Nice place. Where's all the stuff?

Tinyfroglet, Creative Commons

I had taken a break from writing about Frugal Green Living on Planet Green, but have promised our editor that I will be back and on schedule. This series started with me cutting up my credit cards and becoming bound and determined to get my financial life under control. In the process of learning about living with less, I have studied writers from Diderot to Thorstein Veblen to Thoreau to Bruce Sterling and even George Carlin.

George Carlin was right about stuff; we have too much of it, and our lives seem to be devoted to getting more stuff. But I have always aspired to a minimalist style, with as little stuff as possible around. This has usually meant that I needed storage for stuff; having a relatively big house (the kids are mostly moved out) that meant sticking stuff in bedrooms and closets and basements so that the main rooms could look like they don't have stuff in them. To be honest, I have been living a lie, a minimalist facade with basements and cupboards about to burst. I am living like I might be Mrs. Farnsworth; she had that lovely Miesian house, but you just knew that somewhere else there was a houseful (a warehouseful) of stuff.

If you do it right, you don't have to hire a Mies and buy midcentury modern furniture; you don't need a warehouse; You just have to get rid of stuff. Leo Babauta, in his fabulously minimalist website mnmlist, writes:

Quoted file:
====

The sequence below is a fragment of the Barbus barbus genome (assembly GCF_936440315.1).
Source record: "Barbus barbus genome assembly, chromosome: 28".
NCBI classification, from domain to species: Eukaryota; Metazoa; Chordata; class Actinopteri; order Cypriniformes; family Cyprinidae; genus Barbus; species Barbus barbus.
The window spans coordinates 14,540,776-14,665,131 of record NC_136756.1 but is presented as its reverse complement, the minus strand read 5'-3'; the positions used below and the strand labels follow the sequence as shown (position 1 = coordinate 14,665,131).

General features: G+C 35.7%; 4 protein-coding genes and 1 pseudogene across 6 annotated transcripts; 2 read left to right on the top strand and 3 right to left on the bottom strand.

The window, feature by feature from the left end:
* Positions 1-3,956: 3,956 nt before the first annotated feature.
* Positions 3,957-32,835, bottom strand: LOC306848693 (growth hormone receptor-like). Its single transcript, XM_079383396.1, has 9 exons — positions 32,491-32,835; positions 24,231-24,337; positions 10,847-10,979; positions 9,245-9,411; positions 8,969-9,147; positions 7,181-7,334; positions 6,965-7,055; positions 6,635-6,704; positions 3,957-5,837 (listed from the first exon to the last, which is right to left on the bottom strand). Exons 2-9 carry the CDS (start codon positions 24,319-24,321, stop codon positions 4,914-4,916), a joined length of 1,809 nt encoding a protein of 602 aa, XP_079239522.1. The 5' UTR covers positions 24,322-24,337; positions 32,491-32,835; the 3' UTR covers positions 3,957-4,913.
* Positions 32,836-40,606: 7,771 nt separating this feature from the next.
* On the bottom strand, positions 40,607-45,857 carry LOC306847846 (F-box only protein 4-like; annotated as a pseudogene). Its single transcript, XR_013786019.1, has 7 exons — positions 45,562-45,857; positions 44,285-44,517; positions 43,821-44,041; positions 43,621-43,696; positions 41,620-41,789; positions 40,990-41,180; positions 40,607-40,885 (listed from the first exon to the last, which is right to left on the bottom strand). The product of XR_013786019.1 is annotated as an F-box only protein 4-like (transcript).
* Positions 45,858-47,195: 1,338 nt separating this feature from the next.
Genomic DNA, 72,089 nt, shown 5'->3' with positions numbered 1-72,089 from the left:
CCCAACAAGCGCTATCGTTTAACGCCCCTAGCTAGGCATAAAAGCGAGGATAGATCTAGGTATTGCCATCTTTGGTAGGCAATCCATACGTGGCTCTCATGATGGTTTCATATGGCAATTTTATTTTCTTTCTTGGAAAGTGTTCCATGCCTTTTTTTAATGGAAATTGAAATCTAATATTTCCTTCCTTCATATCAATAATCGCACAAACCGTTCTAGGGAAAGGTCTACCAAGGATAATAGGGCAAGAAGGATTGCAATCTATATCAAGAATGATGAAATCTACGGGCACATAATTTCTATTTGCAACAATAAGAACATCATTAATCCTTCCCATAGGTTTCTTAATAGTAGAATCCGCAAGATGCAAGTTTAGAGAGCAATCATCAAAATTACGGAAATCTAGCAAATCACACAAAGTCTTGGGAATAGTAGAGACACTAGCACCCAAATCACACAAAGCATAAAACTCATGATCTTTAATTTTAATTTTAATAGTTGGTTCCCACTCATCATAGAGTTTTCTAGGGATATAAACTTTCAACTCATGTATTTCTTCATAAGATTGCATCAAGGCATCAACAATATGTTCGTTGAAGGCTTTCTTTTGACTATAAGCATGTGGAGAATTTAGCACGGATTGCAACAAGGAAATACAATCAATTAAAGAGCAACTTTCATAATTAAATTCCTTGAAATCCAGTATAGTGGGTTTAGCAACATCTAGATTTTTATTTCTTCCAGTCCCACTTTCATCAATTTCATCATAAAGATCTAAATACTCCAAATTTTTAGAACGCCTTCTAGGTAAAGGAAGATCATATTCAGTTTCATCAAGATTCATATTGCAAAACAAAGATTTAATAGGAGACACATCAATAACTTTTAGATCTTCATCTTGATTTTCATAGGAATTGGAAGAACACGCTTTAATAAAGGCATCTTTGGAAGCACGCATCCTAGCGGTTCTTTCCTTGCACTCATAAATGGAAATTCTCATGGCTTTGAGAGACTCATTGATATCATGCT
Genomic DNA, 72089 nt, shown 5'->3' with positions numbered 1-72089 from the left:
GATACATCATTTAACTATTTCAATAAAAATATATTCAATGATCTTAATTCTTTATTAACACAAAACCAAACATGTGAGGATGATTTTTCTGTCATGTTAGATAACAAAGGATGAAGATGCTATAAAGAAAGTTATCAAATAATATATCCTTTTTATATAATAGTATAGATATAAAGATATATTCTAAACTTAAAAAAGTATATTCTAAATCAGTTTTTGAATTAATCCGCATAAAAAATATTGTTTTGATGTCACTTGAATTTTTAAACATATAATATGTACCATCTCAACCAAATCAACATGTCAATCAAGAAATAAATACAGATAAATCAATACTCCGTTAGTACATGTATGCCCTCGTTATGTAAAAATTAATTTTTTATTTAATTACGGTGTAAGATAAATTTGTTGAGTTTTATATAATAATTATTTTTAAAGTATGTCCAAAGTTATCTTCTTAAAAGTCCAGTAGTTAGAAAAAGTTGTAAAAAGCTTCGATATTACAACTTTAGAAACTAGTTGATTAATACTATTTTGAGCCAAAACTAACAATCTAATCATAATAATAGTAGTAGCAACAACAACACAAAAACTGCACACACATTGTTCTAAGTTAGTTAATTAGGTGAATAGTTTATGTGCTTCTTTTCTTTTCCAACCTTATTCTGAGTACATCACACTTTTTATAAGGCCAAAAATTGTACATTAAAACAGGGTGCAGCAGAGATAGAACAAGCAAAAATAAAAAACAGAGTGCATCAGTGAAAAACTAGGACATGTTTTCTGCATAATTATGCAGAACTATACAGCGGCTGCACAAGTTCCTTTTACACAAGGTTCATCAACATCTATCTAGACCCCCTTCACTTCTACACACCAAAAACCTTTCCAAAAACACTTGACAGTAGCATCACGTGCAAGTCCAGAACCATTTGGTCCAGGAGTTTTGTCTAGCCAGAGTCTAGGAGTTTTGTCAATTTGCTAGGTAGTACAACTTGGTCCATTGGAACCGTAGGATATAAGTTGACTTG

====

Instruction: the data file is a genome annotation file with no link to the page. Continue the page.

The photos of minimalist houses, desks, and Macs that you see on many minimalist sites are obviously for the affluent — they have expensive furniture, computers, gadgets, homes that aren't affordable for many people. But that's not a requirement of minimalism.

The requirement for minimalism is to have a minimal amount of stuff, period. Leo continues:

Eliminating unnecessary possessions also means you'll need a smaller home, which will save on rent and heating/cooling. Buying fewer things means less debt. Spending time with loved ones or doing things you love means you spend less. All of these things are good whether you're wealthy or not.

He concludes that minimalism is not just for the affluent anymore. He's right.